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Kids need to set price for their summer jobs

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Dear Readers — In the latest issue of Zillions, the consumer magazine for kids, my 11-year-old son, Peter, and I both zeroed in on a story about summer jobs.

I was interested in reading about mistakes kids make when hiring themselves out to do household jobs and yard work. Peter was interested in how much kids charge. And we both have some advice.

In its National Kids' Jobs Survey, Zillions surveyed more than 500 readers ages 7 to 17 to find the going rates for 14 different jobs. What struck me was that few kids actually talk about money with prospective employers.

Instead, they accepted whatever their employer offered. "I don't want to look pushy," one 12-year-old explained. "I trust that adults will pay me what they believe is right," said a 14-year-old.

Kids shouldn't be so reticent, or so trusting. Learning to speak up and set a price for your efforts is part and parcel of the job.

Parents can help kids come up with a fair rate by telling them what they'd be willing to pay for a certain job, or by giving tips on how to conduct market research — finding out what other children are charging. Kids should always charge less than a professional would for the same service.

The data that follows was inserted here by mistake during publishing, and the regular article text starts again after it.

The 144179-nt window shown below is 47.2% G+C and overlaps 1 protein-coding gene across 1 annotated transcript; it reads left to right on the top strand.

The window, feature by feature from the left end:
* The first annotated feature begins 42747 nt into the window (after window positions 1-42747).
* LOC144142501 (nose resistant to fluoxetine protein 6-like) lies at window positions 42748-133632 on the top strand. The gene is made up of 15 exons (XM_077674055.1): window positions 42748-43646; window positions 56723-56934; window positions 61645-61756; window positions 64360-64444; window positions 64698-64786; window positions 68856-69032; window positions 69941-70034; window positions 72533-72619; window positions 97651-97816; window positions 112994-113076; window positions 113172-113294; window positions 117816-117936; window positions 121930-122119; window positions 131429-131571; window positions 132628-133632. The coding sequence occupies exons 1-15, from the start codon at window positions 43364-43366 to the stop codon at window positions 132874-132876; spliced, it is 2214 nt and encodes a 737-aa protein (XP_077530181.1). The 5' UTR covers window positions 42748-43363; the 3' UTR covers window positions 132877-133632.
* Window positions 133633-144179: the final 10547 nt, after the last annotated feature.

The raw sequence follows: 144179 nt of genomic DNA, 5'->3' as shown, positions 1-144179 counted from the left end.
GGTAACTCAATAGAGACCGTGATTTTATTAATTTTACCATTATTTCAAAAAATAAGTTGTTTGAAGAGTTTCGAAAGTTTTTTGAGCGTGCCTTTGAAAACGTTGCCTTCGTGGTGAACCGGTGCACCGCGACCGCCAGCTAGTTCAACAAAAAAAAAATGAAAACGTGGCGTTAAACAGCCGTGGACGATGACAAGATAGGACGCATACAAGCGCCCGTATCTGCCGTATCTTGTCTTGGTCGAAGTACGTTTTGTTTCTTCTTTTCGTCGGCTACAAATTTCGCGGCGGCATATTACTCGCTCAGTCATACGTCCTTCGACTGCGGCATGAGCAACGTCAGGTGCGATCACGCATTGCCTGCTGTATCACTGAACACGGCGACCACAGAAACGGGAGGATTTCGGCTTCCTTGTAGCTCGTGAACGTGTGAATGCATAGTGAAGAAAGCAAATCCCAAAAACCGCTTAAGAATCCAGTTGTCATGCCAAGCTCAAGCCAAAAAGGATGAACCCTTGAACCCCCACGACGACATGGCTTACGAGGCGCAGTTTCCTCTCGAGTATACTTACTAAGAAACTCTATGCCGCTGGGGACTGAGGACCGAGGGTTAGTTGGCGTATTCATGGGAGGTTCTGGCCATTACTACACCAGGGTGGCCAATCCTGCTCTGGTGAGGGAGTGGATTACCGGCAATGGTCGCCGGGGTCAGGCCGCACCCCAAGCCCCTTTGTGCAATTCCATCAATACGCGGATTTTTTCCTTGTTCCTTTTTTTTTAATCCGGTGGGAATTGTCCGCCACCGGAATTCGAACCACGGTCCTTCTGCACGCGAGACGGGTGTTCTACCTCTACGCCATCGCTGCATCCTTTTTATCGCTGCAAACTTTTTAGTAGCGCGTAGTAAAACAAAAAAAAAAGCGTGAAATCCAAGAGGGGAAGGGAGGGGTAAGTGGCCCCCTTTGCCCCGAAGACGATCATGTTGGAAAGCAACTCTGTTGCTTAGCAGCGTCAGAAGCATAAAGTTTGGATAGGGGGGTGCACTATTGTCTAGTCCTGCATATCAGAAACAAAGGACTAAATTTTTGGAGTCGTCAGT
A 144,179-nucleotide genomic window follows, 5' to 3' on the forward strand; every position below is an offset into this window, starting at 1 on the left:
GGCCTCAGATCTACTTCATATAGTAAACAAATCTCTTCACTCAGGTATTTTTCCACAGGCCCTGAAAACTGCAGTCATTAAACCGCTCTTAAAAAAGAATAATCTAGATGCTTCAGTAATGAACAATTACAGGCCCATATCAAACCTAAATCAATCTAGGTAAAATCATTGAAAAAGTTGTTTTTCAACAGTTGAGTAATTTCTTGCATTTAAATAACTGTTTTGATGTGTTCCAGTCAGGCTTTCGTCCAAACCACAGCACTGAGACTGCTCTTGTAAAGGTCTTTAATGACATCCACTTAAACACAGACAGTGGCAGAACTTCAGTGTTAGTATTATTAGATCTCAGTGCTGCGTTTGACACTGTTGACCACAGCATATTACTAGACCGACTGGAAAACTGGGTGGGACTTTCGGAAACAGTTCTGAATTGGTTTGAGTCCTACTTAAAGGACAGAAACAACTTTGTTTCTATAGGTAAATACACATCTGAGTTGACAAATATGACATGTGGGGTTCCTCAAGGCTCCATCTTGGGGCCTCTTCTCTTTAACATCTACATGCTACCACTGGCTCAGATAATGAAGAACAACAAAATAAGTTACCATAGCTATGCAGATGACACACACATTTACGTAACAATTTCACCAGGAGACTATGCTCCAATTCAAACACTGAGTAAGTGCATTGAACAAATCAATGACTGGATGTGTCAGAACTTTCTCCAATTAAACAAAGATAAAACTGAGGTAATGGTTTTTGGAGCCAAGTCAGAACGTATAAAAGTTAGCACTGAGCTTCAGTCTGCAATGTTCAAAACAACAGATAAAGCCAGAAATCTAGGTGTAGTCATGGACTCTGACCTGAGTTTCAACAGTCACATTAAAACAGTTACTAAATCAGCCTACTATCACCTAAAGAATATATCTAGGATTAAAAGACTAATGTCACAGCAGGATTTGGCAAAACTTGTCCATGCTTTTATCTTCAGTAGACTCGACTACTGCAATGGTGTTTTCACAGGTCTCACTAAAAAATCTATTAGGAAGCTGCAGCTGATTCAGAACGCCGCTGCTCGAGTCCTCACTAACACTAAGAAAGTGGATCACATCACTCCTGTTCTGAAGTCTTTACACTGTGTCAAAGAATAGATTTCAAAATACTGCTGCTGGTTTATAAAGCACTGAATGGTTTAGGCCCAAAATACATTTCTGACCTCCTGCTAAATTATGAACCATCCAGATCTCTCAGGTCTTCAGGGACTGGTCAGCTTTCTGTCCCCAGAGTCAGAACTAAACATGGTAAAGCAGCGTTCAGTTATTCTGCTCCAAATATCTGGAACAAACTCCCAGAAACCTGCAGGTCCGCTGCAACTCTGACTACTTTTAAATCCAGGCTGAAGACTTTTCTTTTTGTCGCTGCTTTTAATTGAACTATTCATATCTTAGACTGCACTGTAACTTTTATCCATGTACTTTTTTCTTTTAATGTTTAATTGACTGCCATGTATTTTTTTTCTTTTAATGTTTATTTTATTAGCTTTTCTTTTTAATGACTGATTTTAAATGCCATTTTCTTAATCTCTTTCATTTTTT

My son Peter was appalled that for certain jobs, kids reported charging by the hour — $5 in the case of mowing lawns. "What if a lawn takes less than an hour?" he asked. On the other hand, "You could earn more if you went really slowly."

Peter's advice: Charge by the job, unless your employer is actually buying a block of your time, as in the case of baby-sitting.

Here's a look at the pay scale for some typical jobs, according to the Zillions survey: watering yards, $3 per hour; baby-sitting, $4 per hour; pet care, $3 per hour; washing cars, $5 per car; running errands, $2 per job.


Have a question about kids and finances for Dr. Tightwad? Write to Dr. T at 1729 H St., N.W., Washington, D.C. 20006. Or send the good doctor an e-mail message (and any other questions for this column) to jbodnar@kiplinger.com.